Jason Kenney’s Hot Boy Summer: The Musical, a hilariously tragic triumph

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As the immortal rhyme of Hamlet says, “The play is the thing / In which I will catch the king’s conscience.”


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Using the power of armed acting, in other words, the Great Dane hopes to catch some sign that King Claudius killed his father by showing him something similar on stage.

And it makes you wonder, hardly, what Prime Minister Jason Kenney would think of the Grindstone Theater’s crafty satire of where Alberta is since his inner van beeped toward the podium on victory night, since now, only a couple years later, it is the lowest … Electoral Prime Minister of the pandemic in the country, about to deal with an internal revolution.

But instead of a Twitter-style takedown of Kenney, the superbly executed on Jason Kenney’s Hot Boy Summer: The Musical (which runs at least November 21 at Campus Saint-Jean) is that his writers Byron Martin and Simon Abbott They took a strange kind of strange road. They make Kenney the hero, caught between backstabbing political adversaries, friends of justice, and just wanting to please. Thanks to the explosion of Donovan Workun, but also a very lovable, high-octane portrayal, we’re actually cheering for Kenney all the time, which makes the reality of our current political situation even sadder, really.


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On this multiverse pleasure trip, it’s 1983 and Kenney de Workun has just suspiciously won the title of Summer Session Student Union President at the University of Alberta, which has former president Rachel Notley (Stephanie Wolfe) at the helm. steam, sometimes even moaning on the floor and seeking revenge.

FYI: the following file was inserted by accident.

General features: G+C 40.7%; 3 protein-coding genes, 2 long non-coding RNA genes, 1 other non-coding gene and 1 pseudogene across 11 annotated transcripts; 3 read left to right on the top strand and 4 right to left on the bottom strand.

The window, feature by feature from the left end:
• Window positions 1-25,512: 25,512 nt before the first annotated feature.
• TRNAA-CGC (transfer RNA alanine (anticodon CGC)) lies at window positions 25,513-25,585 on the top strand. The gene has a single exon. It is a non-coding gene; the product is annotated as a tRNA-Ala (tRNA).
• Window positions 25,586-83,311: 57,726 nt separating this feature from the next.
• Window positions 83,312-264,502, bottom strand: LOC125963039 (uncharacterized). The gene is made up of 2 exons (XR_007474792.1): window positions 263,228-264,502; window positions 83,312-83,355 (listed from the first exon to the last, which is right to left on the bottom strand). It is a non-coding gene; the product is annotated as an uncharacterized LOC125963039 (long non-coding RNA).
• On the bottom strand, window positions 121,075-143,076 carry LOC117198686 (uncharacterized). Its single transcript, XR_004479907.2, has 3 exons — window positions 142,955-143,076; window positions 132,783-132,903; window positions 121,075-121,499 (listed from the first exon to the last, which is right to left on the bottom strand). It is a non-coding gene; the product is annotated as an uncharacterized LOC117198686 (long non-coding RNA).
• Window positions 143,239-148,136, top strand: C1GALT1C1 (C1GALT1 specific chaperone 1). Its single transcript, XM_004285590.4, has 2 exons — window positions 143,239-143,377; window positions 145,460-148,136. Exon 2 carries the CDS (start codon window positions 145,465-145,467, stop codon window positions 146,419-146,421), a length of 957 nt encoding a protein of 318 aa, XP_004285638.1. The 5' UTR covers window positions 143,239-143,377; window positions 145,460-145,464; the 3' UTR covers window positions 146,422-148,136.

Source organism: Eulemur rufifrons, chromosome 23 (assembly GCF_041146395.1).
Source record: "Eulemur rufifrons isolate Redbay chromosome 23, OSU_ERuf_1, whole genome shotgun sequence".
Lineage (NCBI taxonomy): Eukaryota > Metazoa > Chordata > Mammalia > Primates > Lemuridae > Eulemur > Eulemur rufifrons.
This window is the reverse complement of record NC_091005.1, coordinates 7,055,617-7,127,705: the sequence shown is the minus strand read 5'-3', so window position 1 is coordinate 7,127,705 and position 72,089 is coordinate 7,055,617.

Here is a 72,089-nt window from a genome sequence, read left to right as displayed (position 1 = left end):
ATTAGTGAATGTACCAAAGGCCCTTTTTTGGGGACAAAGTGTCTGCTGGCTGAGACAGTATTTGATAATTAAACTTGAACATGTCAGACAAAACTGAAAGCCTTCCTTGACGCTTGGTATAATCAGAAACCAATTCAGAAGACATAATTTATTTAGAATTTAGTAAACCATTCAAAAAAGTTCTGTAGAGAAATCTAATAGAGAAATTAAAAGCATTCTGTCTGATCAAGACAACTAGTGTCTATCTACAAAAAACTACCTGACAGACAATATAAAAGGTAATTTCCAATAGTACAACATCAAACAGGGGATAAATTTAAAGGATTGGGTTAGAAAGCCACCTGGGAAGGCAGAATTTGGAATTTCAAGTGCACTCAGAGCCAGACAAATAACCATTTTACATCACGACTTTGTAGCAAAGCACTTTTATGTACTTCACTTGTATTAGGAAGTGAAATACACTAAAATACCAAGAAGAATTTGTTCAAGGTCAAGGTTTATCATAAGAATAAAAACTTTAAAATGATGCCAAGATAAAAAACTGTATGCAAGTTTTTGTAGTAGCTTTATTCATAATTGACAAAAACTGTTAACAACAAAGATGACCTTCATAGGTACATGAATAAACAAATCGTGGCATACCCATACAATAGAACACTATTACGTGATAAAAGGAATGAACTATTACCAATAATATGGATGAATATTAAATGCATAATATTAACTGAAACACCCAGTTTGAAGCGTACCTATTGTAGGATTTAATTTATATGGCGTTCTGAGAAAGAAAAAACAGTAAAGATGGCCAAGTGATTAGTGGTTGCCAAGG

The fact that this is all happening within a really well done, curse-laden song cycle with shades of Hair, West Side Story, and even Jesus Christ Superstar should be remembered at all times. Try snapping your fingers while reading, maybe?

Things get pretty hot at UCπ's frat in Jason Kenney's Hot Boy Summer: The Musical.
Things get pretty hot at UCπ’s frat in Jason Kenney’s Hot Boy Summer: The Musical. Photo by Fish Griwkowsky /Postmedia

Kenney is a member of the Upsilon Cappa Pi fraternity, with a dart board and Margaret Thatcher poster (and a well-oiled shirtless cowboy) on the back wall. The king of UCπ’s personality is the popular blonde-afro jock Tyler Shandro, if not quite the real thing, a handsome and eventual Judas for history played by the perfect singer Mark Sinongco in Adidas tube socks.


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Tyra Banda also nails it as a boisterous Kaycee Madu and, only briefly, a familiar jazz nerdy NDP sentiment.

Claire Theobald needs a special nod here for her costumes, especially Kenney’s varsity jacket with its sparkly UCπ on the back, the slanted frat hat, and everything to do with acid wash jeans and campus party girl Tracy’s Hawaiian shirt. Allard. Aloha!